When the Prophet Muhammad acquired the Quran and the Jinn overheard the message in which he brought, a few of them were given a chance to redeem their sinful ways.

For the most part, though, we understand the Jinn are prideful creatures and because humans were created so long after them, they refused to listen to Muhammad’s words and saw themselves as above him and every other man.

Additionally, they are also thought to be stronger and faster than humans and quite chillingly choose to eat bones and rotten flesh.

Are the Jinn Real?

But, are the Jinn real? Well, many have since debated this very idea given the lack of any tangible evidence. Many believe that the old quote ‘the greatest trick the devil ever pulled was convincing the world he doesn’t exist’ rings true here, for it allows one to become fully unaware of these dark forces and therefore susceptible to a Jinn’s manipulation.

Alternatively, many believe as aforementioned that the Jinn are not perceivable to the human senses and therefore it would be impossible to prove their existence. But it has been argued that the Jinn must take some sort of form, whether this is an ethereal form or a solid form.

If they are solid, we would be able to touch them and therefore perceive them through at least one of our senses, and if they were ethereal, then they would not be able to physically manipulate the world in which we live without defying some laws of physics.

A counterargument is that Allah can create whatever he wants and if he wants the Jinn to defy the laws of physics, then his Will shall be done.

Critics who subscribe to this idea believe that the Jinn as mentioned in the Quran are not spirits, but instead unruly and evil men.

As the Jinn are named in the Quran, some see it as a sin to deny their existence.

Another idea that may explain supposed sightings of the Jinn could be due to psychological causes. Sleep paralysis also plays a huge factor in potentially being an explanation for some sightings of mysterious creatures or Jinn.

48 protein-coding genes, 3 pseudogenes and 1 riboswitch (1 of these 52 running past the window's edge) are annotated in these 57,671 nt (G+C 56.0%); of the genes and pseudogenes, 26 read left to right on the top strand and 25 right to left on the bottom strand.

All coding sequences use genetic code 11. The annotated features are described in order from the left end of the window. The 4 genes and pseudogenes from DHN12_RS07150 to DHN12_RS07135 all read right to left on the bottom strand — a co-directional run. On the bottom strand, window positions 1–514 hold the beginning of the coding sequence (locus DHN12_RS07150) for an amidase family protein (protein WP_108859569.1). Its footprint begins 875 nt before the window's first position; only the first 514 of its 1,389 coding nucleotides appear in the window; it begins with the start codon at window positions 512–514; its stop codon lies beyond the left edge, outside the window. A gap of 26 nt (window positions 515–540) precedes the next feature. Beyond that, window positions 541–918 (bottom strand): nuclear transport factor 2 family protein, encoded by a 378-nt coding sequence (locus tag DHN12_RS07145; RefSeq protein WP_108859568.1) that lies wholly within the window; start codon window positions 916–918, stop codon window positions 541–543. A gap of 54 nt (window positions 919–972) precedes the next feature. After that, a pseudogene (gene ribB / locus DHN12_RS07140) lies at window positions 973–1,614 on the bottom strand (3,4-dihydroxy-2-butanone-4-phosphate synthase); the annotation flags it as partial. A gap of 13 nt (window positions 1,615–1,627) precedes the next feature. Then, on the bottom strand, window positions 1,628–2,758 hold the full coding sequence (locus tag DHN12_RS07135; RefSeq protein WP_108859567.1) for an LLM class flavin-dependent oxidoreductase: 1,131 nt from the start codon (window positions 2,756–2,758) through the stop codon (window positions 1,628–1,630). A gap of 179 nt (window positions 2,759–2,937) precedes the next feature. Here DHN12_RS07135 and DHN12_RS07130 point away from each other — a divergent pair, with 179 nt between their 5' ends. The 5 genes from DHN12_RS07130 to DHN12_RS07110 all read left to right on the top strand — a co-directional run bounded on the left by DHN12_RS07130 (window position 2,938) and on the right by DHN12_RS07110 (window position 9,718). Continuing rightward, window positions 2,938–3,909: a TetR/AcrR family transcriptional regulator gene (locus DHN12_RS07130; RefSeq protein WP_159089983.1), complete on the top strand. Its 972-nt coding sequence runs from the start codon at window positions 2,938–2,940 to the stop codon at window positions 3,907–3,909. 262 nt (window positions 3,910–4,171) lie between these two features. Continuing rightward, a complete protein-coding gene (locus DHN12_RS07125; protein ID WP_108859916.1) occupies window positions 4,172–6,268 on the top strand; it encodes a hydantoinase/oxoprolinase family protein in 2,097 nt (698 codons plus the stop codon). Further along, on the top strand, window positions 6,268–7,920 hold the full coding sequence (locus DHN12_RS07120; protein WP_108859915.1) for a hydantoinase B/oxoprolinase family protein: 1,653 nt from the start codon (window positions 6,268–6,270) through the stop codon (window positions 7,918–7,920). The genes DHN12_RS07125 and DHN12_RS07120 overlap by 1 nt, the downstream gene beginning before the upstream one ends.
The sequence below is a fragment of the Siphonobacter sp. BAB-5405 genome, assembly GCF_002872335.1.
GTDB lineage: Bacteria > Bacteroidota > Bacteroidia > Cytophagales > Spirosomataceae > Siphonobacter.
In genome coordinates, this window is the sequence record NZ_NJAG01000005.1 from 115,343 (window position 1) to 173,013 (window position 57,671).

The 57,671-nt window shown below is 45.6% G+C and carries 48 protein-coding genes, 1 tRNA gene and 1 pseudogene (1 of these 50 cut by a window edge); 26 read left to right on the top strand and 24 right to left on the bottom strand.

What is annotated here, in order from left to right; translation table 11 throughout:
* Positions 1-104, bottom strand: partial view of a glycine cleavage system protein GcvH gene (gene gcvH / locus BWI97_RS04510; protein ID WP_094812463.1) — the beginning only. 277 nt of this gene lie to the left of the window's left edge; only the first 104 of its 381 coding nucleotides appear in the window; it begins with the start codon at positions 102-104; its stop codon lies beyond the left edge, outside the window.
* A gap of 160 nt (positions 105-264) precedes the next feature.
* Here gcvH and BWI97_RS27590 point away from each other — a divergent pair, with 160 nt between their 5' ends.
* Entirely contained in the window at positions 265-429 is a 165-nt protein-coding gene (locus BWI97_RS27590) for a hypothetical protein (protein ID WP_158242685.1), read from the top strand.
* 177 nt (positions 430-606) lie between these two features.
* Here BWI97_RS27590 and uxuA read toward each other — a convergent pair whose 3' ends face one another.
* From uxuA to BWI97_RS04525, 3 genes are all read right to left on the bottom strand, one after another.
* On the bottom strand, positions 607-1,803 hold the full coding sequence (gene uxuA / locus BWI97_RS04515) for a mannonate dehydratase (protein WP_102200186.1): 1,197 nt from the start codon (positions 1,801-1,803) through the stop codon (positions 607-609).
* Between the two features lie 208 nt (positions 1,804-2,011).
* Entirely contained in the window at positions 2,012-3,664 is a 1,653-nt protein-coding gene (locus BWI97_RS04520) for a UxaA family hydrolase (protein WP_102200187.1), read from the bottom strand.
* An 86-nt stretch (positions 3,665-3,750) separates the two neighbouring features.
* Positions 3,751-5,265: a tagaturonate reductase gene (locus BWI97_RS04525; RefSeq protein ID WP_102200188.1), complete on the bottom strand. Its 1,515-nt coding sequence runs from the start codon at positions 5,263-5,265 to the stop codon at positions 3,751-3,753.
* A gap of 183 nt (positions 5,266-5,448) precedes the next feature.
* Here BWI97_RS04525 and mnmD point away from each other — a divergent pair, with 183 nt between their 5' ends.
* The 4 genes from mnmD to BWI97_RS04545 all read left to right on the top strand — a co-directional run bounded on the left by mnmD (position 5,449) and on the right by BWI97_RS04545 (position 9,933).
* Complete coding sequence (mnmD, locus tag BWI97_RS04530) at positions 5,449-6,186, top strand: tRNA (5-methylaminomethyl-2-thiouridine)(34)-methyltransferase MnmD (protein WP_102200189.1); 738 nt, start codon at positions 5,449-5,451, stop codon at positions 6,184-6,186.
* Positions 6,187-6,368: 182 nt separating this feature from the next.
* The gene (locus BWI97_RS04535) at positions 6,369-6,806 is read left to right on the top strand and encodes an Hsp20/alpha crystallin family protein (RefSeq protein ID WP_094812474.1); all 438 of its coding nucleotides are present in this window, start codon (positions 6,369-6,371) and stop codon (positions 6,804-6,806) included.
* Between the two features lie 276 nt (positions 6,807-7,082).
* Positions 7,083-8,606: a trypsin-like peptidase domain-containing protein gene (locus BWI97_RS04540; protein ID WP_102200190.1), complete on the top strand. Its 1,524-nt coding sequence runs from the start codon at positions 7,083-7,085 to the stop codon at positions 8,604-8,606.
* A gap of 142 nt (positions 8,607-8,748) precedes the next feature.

Some believers see the effect of sleep paralysis as a Jinn attack and that many Muslims, particularly in the region of Egypt, who suffer from sleep paralysis believe this to be the doing of a Jinn. The sufferer might experience an intense fear during its moments of sleep paralysis. He may even proceed to panic and hallucinate, causing them to see what they believe are demons or Jinn.

The Jinn have also thought to have been used in witchcraft, usually pertaining to sorcery in the Middle East, supposedly practitioners of the occult can summon the Jinn and can manipulate them in a similar way to King Solomon where the Jinn becomes their servant and instrument for them to do wicked things.

A common idea is that the sorcerer will use the Jinn to possess their victims. Other ideas suggest that a Jinn are used by soothsayers or fortune tellers and that the Jinn travelled through time to supply them with the information they seek.

Unfortunately, there exist a plethora of ideas and stories regarding the Jinnee—most of which differ from culture to culture, where one community may maintain some specific ideas about the Djinn, another may disagree entirely.

Whilst many Muslims agree that the Djinn are present in the Quran and therefore should be regarded as real entities that should be cautioned against, many take the concept with a pinch of salt and perhaps see the Djinn in a more metaphorical sense.

Art Sources: Svetlin Velinov, Jenaro Pagan, Douglas Deri.